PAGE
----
Sun has a whole new hardware line based on the UltraSPARC III, that is eventually intended to totally replace the infamous UltraSPARC II.

Question is ?? -- Is it any better than the UltraSPARC II.

While most enterprise vendors have to ECC on both level 1 and 2 and is introducing level 3, the UltraSPARC III only has EEC on level 2 data and parity on level 1.

What you say "But this is silly don't they ever learn"

Guess not

Has QA and manufacturing got any better?

I have seen recent Sun Boxes arrive at a clients site totally DOA with perfect test certificates attached that has the local Sun support shaking their heads in dismay. I have also traced the same all the way to non QA certified assembly shops off shore. If you run a QA due diligence on the Sun box from VAR to integrator to Source before you even get to design you find a mishmash of complying and non complying points. A real beauty is GE, a major integrator for Sun systems. Sun claims full coverage under ISO 9000, recently being upgraded to ISO 2001, Now GE does 6 Sigma which in many areas contradicts ISO. Many pre and post suppliers of both have no QA policy coverage. Let's face it you either have concise QA policy active all the way through your company to the client or you DON'T. If that's what the box goes through, imagine what is or is NOT happening under the hood. Its make you wonder to why so many QA people at Sun where pink slipped under Ed Zanders latest purge, you would think Sun would be increasing those guys. But I guess in tight times what you apparently don't see apparently doesn't matter especially when the end user is really the one who picks up the real cost..

Guess not.

Fortunately there is an out for SUN.

Solaris is and always has been the heart and sole of the Sun empire, It's the OS off choice for all major enterprise corporate and government users. It's the first OS that all major enterprise application and database vendors develop on. Its baby brother OS JAVA, in combination, makes a dynamic duo of unparalleled scope and potential. Sun simply even before the market downturn is and was trying to do to many things in to many directions and today there is a dwindling pile of cash to do them..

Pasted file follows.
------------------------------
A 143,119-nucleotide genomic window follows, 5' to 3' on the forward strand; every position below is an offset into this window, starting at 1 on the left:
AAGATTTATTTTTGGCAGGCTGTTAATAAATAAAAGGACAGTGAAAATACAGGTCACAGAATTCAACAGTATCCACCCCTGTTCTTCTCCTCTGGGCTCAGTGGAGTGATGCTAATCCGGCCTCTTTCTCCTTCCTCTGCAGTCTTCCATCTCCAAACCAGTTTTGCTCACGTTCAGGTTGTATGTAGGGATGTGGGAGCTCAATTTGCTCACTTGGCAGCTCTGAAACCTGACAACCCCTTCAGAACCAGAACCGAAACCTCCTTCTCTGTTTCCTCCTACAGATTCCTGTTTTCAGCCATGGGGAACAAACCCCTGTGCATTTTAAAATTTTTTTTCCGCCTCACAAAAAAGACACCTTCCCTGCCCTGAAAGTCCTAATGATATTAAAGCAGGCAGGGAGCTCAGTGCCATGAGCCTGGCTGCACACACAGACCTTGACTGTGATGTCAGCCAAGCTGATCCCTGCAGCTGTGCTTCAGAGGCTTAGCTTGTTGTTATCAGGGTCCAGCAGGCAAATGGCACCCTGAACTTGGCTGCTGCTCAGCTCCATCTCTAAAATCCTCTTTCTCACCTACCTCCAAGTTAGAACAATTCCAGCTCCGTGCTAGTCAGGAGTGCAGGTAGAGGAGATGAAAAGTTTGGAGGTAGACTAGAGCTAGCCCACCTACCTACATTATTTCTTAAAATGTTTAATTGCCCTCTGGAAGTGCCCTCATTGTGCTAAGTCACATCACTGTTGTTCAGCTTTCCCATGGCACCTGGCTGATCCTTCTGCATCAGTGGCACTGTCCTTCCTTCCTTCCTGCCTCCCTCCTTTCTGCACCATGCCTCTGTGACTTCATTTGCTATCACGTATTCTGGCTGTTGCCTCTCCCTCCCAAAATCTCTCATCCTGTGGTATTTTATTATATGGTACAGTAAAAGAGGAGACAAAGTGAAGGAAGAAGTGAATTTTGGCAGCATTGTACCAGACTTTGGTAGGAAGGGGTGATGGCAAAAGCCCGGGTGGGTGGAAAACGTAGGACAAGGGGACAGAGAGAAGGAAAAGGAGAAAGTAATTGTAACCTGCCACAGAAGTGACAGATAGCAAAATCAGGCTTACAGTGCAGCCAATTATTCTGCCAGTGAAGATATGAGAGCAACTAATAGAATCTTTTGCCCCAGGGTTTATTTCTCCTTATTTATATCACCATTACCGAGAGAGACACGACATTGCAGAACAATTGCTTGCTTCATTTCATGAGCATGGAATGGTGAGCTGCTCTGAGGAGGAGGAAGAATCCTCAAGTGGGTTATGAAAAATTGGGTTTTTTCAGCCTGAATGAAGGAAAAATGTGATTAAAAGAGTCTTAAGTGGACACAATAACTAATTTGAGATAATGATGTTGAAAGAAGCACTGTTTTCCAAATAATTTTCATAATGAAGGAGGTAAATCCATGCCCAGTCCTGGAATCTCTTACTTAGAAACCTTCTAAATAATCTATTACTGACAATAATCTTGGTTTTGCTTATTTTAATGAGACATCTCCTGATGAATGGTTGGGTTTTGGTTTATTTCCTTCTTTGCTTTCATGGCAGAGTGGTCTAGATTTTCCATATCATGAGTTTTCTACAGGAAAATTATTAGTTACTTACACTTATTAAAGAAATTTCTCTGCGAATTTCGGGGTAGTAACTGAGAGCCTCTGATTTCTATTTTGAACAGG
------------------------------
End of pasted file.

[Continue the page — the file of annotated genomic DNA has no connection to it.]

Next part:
Cannot make money with Operating Systems and software alone you say, guess Bill Gates and Microsoft would disagree..

But what hardware will the Solaris OS run on. Well here again Sun has an out, once its gotten rid of its Dog Ridden and potentially disastrous liability hardware section. The Sparc architecture is not owned by Sun but by That means that Sun does not control who makes or operates Sparc systems and the relevant Unix OS.

There are several manufacturers that make hardware that runs Solaris flawlessly, one off which, in my opinion makes a far superior platform and that is Fujitsu

When you compare the offerings from both Sun and Fujitsu in hardware point for point the Fujitsu primepower range is by far the better.

A comment recently heard that has the ring of truth about it... Fujitsu primepower series is designed and built by engineers and the Sun UltraSPARC II and UltraSPARC III enterprise servers are designed and built by marketing people and as we have seen it shows. (Editor... that's a good soundbite but as we all know these products are designed by engineers in both companies.)

Lets look at the architecture of both lines at the CPU level

table 3

As we see even at design the Fujitsu CPU is far superior to both the UltraSPARC II and the UltraSPARC III (in its use of ECC).

But does this comply with Solaris? Yes. That's guaranteed by the independently designed and run compatibility testing run by for all SPARC processors by SPARC International, Inc.

How good are these servers in comparison the Sun-Sparc-boxes in performance?

Ok We now know that these Fujitsu PrimePowers meet the criteria of having more extensive cache memory protection than the Sun boxes right down to the CPU but how good are these servers in comparison the Sun-Sparc-boxes in performance? After all the newest Sun Servers are going to get nearly 1 GHz CPUS while the Fujitsu Prime Power are only getting 650 / 850 MHz, and are currently running at 490 MHz.